2003 News

English Court Repudiates World Wide Fund for Nature; Ends Legal Block To Sale of THQ/Jakks WWE Videogames
April 17, 2003
Stamford, Conn., April 17, 2003 - The Court of Appeals in England has ruled that certain classic videogames of World Wrestling Entertainment (WWE™) performers can be sold by THQ/Jakks, a blow to efforts by the World Wide Fund for Nature and the affiliated U.S. World Wildlife Fund which had stopped the sale of the games through lower court legal action.

In an order issued on April 7, 2003, the Court of Appeals of England reversed a decision obtained by the international Fund and the affiliated U.S. Fund (The Funds) from the High Court of Justice which blocked the sale of certain classic videogames of WWE performers sold by THQ/Jakks because they contained the old scratch logo.

World Wrestling Federation®, in May 2002, changed its name to World Wrestling Entertainment and modified its scratch logo to reflect the name change in an effort to end more than a decade of harassment by The Funds. The Funds then successfully moved to stop the sale of video games originated before the name change that contained the old scratch logo.

“Prior to the Christmas sale season, The Funds attempted to extort $90 million dollars from the WWE and threatened to interfere with WWE’s business relationships, as it has been doing for over a decade, if WWE did not submit to their extortion,” said WWE attorney, Jerry McDevitt, partner in the law firm of Kirkpatick and Lockhart.

According to McDevitt, when the WWE refused to submit to their demands, The Funds resorted to heavy handed practices such as threatening to have WWE declared in contempt of the English courts for disclosing the $90 million demand and threatening to sue the WWE and its attorney in England for pointing out that The Funds’ extortion demand had been made by Michael Rogers, an English barrister with an extremely questionable past.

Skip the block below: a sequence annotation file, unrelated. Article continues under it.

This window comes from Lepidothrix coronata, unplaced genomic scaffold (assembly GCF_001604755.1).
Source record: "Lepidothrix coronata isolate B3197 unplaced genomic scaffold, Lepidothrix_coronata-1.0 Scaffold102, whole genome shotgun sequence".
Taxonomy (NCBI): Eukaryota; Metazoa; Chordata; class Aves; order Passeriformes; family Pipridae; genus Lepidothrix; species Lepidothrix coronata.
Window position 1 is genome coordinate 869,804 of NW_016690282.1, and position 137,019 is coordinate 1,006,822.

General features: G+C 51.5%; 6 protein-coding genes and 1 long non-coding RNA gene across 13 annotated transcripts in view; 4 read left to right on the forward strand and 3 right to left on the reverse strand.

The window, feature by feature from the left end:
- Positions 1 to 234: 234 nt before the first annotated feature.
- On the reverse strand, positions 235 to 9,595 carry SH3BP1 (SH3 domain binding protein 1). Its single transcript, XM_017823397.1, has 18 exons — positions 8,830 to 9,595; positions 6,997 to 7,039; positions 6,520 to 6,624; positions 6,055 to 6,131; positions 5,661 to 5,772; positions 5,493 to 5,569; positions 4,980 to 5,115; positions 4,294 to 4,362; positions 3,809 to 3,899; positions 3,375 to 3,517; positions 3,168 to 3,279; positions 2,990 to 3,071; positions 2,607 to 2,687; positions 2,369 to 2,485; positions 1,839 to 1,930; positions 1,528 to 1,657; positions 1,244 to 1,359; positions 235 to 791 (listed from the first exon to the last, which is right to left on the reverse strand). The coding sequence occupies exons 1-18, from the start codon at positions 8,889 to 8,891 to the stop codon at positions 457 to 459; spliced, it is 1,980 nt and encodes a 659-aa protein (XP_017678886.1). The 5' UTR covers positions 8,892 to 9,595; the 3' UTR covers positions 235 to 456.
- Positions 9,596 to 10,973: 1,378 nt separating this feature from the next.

“After threatening to sue us and have us thrown in English jails for telling the truth about Rogers and The Funds, they next threatened to have THQ/Jakks, the WWE’s videogame licensee, held in contempt of the English courts if THQ/Jakks sold certain classic videogames of WWE performers because the gameplay had the former WWF scratch logo of my client embedded in the gameplay,” said McDevitt.

Around Thanksgiving, The Funds actually convinced a judge in England to stop the sales of the games and declare that THQ/Jakks and WWE would be in contempt of court if the games were sold. “The Fund did that in a proceeding we were not even a party to and sale of the games stopped,” said McDevitt.

THQ/Jakks appealed the decision and WWE intervened in the appeal. After hearing the argument, a three-judge panel reversed the trial judge, repudiated all of The Funds’ arguments, and ordered The Funds to pay the legal costs of both THQ/Jakks and the WWE, an amount likely to exceed $100,000.

Commenting on the decision, McDevitt noted that the Court of Appeals of England expressly stated that The Funds had not shown any damage whatsoever caused them by the sale of videogames and that The Funds did not have exclusive rights to the initials “WWF.” “We have said all along that The Funds have not, and could not, be damaged by anything my client has ever done, and it is a matter of record that The Funds have never come forth with proof of any monetary damage,” said McDevitt.

Linda McMahon, CEO of WWE, stated “We never understood why these environmental groups have harassed us for years until we received their $90 million demand made under threat of harm to our business. We have never done a thing to damage them, but they have done nothing but try to damage us and most recently threatened harm if we didn’t pay the $90 million, which we refused to do. Now, they will have to pay what looks to be in excess of $100,000 in legal fees caused by this latest episode, no doubt from monies raised from the public for other purposes. I hope that a voice of reason will arise among the leaders of the international and U.S. Funds, and that they will see to it that this unfair harassment of WWE ends once and for all.”

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